Remembering a Captain who refused freedom

On this Memorial Day we honor those who died fighting for us in war. Capt Abraham Van Dyke of New York militia was imprisoned on a British ship following the Battles of Long Island and of Fort Washington during the Revolutionary War.

About 1700 Continental soldiers were imprisoned on ships in conditions horrific and rank. Hundreds succumbed to disease and neglect. Blankets not to be had even though it was winter time. Food scarce and foul.

The Captain refused an offer of freedom because he would not take his liberty if the men of his company remained behind imprisoned. The only option offered by the British was to fight on the side of the English.

Many soldiers of the New York patriots (like him) had been forced to flee their homes in New York City when the British took control there.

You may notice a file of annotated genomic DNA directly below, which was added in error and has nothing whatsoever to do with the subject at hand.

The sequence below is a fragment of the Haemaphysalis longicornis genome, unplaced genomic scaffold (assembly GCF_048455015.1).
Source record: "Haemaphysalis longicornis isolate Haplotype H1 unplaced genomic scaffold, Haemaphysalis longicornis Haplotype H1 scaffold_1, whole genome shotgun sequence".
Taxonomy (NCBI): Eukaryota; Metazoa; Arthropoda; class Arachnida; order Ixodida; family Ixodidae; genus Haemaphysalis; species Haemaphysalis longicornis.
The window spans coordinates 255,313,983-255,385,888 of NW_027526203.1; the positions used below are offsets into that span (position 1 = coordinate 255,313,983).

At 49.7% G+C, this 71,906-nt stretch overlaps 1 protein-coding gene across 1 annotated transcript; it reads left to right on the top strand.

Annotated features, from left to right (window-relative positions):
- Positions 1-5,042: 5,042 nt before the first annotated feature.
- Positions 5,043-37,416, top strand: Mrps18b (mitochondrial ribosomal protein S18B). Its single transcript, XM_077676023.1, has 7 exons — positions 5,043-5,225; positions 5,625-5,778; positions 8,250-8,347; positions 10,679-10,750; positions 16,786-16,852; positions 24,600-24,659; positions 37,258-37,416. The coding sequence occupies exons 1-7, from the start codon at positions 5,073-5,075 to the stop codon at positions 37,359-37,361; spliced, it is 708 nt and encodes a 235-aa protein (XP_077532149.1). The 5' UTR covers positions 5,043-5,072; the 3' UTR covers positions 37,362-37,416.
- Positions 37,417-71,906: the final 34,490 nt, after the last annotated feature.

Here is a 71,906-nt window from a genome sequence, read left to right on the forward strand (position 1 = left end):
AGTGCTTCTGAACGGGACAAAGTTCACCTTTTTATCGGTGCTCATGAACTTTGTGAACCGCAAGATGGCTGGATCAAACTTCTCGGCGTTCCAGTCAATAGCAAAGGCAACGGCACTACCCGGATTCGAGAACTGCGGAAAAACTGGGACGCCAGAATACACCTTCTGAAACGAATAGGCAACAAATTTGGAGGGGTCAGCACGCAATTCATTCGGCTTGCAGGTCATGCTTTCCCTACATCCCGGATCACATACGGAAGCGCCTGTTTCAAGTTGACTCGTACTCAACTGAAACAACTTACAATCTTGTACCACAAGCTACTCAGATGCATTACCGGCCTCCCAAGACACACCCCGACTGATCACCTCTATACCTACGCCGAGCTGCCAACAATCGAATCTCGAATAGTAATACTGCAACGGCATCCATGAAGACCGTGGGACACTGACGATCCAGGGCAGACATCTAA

Abraham died on board the prison ship, March 1777, possibly of smallpox. Most of his fellow prisoners also perished with only  surviving to see freedom. Abraham’s wife and young daughter, living as refugees, also passed away that year. Only an infant son survived and was raised by his brother, Nicholas Van Dyke and his wife Charlotte of Delaware.

Abraham’s story is only one of the many who died in wartime.

To them — may we remember


For London

For you in London, today is the day  life shifts

Tessaracts with the speed of light.

As unaware  you open the door

See the person who stands there

Sorry etched in shadowed eyes

Stumbling words poring out that mean nothing


But your heart quivers breaks rhythm

This is not real.

Beating thoughts rush through you of nights together

And this morning’s you saying pick up a gallon of milk while you’re at the store

And. All. Oh God all you wanted to say tonight

But tonight the supper already fixed will become rubbish fill

The comforter on the bed stay smooth

But there won’t be any comfort Not tonight. Maybe never again

As you plunge into the pit of unreality

Heaped on your those stumbling words

Of “I am sorry to say this… ”

By Mary Lou Van Dyke  © 2017